Since joining the Hong Kong Ballet in 2017 as its Artistic Director, Septime Webre has transformed the company and engaged local ballet fans in an exciting new way.
Previously, Webre had served as Artistic Director of The Washington Ballet and the American Repertory Ballet, building a reputation for performances and showcases that were unprecedented in their scope and quality. He’s also spearheaded community engagement programs to bring the art of ballet to even more audiences.
At the Hong Kong Ballet, he’s been responsible for some truly spectacular performances, from classics like Balchaine’s “Jewels” and “Romeo + Juliet” to his own original interpretations, including a masterful staging of the literary classic, “The Great Gatsby.” We speak to Webre about working through a pandemic, creating new performances amidst social distancing, the future of ballet in Hong Kong, and his new staging of “ALICE (in wonderland).”
We were determined to continue to have a positive impact on our community and to ensure that the
art of ballet would make a difference during the pandemic. This meant three things: 1) we distributed
small pieces of dance flooring to our 48 dancers so that we all could continue to train and work from home during the toughest moments of the pandemic; 2) we began to develop a huge outpouring of digital content, which launched though our HKBALLET@HOME channel; and 3) we began to work on ballets we would present live as soon as theatres reopened.
We also created over 90 distinct new videos over the last 18 months. It was an immense volume of work available to the world for free. We also managed to stage three live productions: the 19th Century classic, “Don Quixote;” Balanchine’s masterwork, “Jewels;” and my new production of “Romeo + Juliet.”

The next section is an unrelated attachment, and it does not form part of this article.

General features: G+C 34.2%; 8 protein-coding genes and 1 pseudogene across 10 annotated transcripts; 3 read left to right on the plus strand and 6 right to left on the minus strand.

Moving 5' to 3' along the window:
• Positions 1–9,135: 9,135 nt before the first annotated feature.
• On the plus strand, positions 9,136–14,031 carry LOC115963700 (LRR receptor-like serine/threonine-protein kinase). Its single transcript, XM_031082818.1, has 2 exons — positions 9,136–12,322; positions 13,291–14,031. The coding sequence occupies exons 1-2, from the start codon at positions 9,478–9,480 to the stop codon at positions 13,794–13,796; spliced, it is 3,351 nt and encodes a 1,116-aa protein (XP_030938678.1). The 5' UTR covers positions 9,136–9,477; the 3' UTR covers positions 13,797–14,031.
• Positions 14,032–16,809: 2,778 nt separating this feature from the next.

I moved to Hong Kong in 2017, and the production was my love letter to my new home. The early 1960s was a special period in Hong Kong—the city had become a vibrant and exciting place, with influences from around the world. There is a nostalgic glamour about the era which fit the classic tale like a glove.
We were also lucky enough to get international ballet artist Daniel Camargo to come to Hong Kong and guest star in the production. Daniel is a passionate and committed artist, and we were thrilled he was willing to quarantine for 21
days to join us both for “Jewels” and “Romeo + Juliet.” He’s an amazing dancer and a wonderful guy. We
had a great time with him.
We’re excited to stage our new production of “ALICE (in wonderland)” in August. Alice reminds us to keep a child-like wonderment with us as we journey through life, and it’s also a tale of joy. We need more joy in the world after the last 18 months! I hope audiences rediscover the kid in all of them, and fall in love with ballet all over again.
I worked with Cirque du Soleil designer Liz Vandal on the production and the work is a dizzying journey through a wild world we created. The characters we know and love are present, but filtered through a decidedly funky, fashion lens.
We spent a good part of the pandemic preparing ALICE. Last year, we focused on it for several weeks. And, this summer, we will put it back together quite intensely. Alice is a big girl! And she demands a lot from all of us!
Ballet shows the audience their best selves. When the curtain rises, audience members can see the version of themselves they could be. Ballet dancers are superhuman, and we serve as a metaphor for audiences, showing them how to live a full life of passion.
Ballet in Hong Kong has also evolved greatly over my time here. The Hong Kong Ballet is stronger than is has ever been, with the dancers bringing intensity, technique, and artistry at a new level to the stage. Furthermore, we’ve launched scores of engagement programs and are an integrated part of the cultural fabric of Hong Kong. The future is bright!
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